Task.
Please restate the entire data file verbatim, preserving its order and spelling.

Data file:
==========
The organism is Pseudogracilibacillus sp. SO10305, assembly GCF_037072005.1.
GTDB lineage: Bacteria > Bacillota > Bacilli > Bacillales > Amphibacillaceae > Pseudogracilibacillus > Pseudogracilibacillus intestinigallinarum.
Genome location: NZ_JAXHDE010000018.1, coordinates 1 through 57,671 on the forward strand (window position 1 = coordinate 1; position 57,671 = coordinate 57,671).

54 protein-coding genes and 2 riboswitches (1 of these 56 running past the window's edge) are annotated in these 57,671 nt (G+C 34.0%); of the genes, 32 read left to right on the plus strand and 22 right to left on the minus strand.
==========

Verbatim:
The organism is Pseudogracilibacillus sp. SO10305, assembly GCF_037072005.1.
GTDB lineage: Bacteria > Bacillota > Bacilli > Bacillales > Amphibacillaceae > Pseudogracilibacillus > Pseudogracilibacillus intestinigallinarum.
Genome location: NZ_JAXHDE010000018.1, coordinates 1 through 57,671 on the forward strand (window position 1 = coordinate 1; position 57,671 = coordinate 57,671).

54 protein-coding genes and 2 riboswitches (1 of these 56 running past the window's edge) are annotated in these 57,671 nt (G+C 34.0%); of the genes, 32 read left to right on the plus strand and 22 right to left on the minus strand.